Thursday, April 18, 2013

Couple Who Allegedly Filed $114B In 'Retaliation' Liens Against Public Officials Withdraw Guilty Pleas, Decide To Move Forward In Defending Against Prosecution

In Ramsey County, Minnesota, the Pioneer Press reports:

  • An Itasca County couple charged in a $114 billion harassment scheme involving bogus liens now say they want to withdraw their guilty pleas.

    Thomas and Lisa Eilertson, formerly of Brooklyn Park and Minneapolis, pleaded guilty April 4 to 12 felony counts each. They had refused earlier that day to enter guilty or not-guilty pleas.

    On Tuesday, April 9, they filed a 140-page document that included, among other things, copies of the plea agreements with lines through them and, in large handwritten letters, "RESCISSION."

    In the cover letter, the Eilertsons wrote that their pleas were "withdrawn and refused without dishonor, without recourse, as slander of title, rights prejudiced, deceptive trade practices, deceit dishonor defamation by: (Ramsey County Attorney) John J. Choi, with article in PIONEER PRESS and MEDIA slander." Choi was quoted in a Pioneer Press story about the guilty pleas.

    "Defendants wish to move forward and not be used as pawns for John Choi's political slander," the Eilertsons wrote in an affidavit included with the Tuesday filing. They wanted to resolve the matter in "good faith," they wrote, but were thwarted by "the malicious intent to prosecute."

    Dennis Gerhardstein, a spokesman for the county attorney's office, said Thursday that the office had no comment.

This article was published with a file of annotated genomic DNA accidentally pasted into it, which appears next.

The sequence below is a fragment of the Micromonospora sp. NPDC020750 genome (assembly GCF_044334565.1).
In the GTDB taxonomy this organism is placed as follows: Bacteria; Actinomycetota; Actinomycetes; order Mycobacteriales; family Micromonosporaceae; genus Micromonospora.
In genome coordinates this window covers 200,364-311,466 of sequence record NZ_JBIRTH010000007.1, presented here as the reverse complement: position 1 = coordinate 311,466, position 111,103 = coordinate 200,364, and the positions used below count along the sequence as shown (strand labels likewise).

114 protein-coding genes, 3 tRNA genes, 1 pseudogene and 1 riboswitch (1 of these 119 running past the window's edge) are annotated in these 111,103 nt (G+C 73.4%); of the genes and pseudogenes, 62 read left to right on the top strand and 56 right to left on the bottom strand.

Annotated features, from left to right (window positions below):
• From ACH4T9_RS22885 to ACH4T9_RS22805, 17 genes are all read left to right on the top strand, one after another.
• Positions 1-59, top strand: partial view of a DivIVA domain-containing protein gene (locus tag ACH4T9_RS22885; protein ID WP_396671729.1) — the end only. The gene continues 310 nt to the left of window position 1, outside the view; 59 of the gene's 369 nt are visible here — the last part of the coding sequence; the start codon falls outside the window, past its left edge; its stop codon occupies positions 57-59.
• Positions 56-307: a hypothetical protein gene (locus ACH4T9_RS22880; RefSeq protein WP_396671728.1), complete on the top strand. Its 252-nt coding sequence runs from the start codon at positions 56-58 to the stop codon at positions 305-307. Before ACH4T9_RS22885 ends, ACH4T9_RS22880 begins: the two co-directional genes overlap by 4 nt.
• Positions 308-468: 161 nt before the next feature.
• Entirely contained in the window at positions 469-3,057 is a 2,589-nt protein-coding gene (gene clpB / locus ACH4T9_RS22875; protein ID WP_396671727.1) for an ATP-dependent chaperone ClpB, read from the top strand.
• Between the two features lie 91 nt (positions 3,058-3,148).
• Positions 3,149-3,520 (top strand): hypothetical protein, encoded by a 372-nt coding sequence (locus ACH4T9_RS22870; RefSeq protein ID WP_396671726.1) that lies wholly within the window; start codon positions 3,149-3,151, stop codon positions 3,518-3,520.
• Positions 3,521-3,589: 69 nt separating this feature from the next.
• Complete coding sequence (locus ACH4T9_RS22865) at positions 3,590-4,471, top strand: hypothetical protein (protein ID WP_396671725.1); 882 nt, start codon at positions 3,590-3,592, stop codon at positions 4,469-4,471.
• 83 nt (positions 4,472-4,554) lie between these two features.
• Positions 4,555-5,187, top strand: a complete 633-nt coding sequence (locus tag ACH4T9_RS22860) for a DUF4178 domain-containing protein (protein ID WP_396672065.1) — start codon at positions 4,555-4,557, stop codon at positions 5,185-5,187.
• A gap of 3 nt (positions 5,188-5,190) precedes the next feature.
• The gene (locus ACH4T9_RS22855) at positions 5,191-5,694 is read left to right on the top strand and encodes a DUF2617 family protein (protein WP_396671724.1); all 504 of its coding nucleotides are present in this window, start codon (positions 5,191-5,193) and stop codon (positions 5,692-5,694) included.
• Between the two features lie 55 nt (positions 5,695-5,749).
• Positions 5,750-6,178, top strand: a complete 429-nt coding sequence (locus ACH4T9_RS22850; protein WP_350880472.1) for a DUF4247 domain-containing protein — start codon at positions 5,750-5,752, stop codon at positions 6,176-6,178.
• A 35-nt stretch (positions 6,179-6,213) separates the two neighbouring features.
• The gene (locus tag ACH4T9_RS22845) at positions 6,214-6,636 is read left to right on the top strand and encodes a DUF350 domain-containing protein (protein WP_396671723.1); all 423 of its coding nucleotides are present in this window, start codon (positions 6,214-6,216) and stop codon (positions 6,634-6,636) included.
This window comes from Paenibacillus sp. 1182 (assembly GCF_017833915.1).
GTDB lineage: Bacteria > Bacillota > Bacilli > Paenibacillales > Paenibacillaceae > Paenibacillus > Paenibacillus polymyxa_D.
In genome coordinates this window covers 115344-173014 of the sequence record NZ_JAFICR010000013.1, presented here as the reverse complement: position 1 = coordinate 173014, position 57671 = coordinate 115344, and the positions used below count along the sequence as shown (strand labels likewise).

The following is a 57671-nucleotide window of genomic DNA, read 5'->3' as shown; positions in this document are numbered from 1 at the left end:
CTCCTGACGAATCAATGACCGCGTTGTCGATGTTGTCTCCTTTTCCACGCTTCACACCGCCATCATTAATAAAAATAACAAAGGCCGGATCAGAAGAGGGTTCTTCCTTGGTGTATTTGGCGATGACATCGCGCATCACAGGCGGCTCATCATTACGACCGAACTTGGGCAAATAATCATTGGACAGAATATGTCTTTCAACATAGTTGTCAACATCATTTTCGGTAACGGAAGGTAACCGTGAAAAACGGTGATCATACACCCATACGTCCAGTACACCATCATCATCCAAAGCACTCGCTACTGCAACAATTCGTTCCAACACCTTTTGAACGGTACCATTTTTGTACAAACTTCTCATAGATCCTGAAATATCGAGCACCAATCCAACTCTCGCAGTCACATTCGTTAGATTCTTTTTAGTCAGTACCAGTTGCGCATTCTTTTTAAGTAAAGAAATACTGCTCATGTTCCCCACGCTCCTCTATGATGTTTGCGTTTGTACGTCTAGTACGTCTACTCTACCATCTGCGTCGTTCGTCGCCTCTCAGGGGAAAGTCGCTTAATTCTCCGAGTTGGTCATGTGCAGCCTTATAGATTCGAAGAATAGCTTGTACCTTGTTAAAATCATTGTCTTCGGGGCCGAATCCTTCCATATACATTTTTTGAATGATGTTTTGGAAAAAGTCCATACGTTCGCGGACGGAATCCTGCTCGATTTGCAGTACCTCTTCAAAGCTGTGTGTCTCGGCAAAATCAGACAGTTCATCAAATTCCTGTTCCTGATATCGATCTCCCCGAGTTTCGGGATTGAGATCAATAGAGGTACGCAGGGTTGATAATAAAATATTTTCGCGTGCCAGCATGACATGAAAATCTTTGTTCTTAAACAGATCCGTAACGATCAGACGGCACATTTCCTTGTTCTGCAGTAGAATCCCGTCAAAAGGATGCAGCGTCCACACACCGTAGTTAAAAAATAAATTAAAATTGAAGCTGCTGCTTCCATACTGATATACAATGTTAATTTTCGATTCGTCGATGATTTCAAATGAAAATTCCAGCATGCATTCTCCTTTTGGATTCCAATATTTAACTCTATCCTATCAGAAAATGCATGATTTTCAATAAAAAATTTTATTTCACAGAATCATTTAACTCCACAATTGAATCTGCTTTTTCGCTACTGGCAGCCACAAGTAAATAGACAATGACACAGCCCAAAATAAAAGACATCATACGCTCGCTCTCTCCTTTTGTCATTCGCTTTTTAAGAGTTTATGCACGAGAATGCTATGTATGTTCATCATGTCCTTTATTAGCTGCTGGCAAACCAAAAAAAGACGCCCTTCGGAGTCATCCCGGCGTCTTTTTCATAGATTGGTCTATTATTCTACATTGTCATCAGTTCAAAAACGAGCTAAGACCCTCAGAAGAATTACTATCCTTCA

In a news release last week, Choi called what the Eilertsons did "financial and economic terrorism."

    Thomas Eilertson, 45, and Lisa Eilertson, 49, represented themselves in court. Sentencing is scheduled before Ramsey County District Judge Lezlie Marek on June 7.

    As part of the guilty pleas, the Eilertsons had agreed to remove all liens filed against public officials, who include Hennepin County Attorney Mike Freeman and Hennepin County Sheriff Richard Stanek. They also agreed not to file bogus liens in the future.

    The deal also stipulated that in exchange, the maximum jail time they would face was 120 days, providing they had no felony convictions on their records. They also would pay restitution for their crimes. The charges were to be reduced to misdemeanors if they followed the terms of their five-year probation, the agreement stated.

    The Eilertsons filed false liens against 12 victims, using the name "Blessings of Liberty," according to criminal complaints filed in Ramsey County District Court.

    The Hennepin County sheriff's office referred the case to St. Paul police for investigation because several of the victims are Hennepin County officials.

    The Eilertsons' activities stemmed from 2009, when their home at 4448 Cedar Ave. S. in Minneapolis went into foreclosure.

    An online contact, identified in the complaints by the initials P.K., gave them instructions on how to file Uniform Commercial Code liens against people in retaliation for their economic problems. They were told that filing under the name "Blessings of Liberty" shielded them from civil and criminal liability.

    P.K. said the liens, which are claims against an asset, would allow the Eilertsons to "do death by a thousand paper cuts."

    The liens were filed in 2009 and 2010 with the secretary of state's office in St. Paul and totaled $114 billion.

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